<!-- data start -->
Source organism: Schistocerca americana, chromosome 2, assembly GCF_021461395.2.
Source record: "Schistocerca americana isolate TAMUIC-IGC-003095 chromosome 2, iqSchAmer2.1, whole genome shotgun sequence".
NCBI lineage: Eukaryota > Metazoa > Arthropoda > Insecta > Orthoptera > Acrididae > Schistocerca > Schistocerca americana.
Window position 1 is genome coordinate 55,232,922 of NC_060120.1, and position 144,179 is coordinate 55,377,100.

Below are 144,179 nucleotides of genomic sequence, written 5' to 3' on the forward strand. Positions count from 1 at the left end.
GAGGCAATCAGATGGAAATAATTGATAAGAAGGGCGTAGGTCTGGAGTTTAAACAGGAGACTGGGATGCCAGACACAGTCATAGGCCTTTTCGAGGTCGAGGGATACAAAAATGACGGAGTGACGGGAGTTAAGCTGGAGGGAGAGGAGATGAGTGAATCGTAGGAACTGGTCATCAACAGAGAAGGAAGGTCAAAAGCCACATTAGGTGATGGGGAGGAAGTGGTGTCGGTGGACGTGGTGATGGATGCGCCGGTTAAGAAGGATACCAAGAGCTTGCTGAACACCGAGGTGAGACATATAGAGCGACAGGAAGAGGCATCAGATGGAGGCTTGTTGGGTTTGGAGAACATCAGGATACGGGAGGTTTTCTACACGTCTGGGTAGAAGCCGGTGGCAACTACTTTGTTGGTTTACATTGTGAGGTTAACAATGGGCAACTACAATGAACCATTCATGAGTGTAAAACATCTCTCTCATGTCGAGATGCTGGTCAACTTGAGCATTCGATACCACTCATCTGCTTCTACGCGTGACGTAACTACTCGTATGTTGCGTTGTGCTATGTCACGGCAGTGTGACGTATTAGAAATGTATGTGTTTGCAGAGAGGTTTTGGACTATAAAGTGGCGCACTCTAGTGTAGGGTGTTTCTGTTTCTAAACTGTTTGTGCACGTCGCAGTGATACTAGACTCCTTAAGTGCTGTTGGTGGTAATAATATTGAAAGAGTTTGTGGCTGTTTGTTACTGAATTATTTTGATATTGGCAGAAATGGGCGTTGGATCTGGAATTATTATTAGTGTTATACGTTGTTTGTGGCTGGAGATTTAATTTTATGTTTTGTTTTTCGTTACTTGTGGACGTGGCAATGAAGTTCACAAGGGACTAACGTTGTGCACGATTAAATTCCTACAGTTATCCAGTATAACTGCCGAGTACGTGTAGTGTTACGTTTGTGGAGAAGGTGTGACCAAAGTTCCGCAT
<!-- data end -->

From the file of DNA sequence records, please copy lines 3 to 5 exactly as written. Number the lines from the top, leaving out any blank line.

NCBI lineage: Eukaryota > Metazoa > Arthropoda > Insecta > Orthoptera > Acrididae > Schistocerca > Schistocerca americana.
Window position 1 is genome coordinate 55,232,922 of NC_060120.1, and position 144,179 is coordinate 55,377,100.

Below are 144,179 nucleotides of genomic sequence, written 5' to 3' on the forward strand. Positions count from 1 at the left end.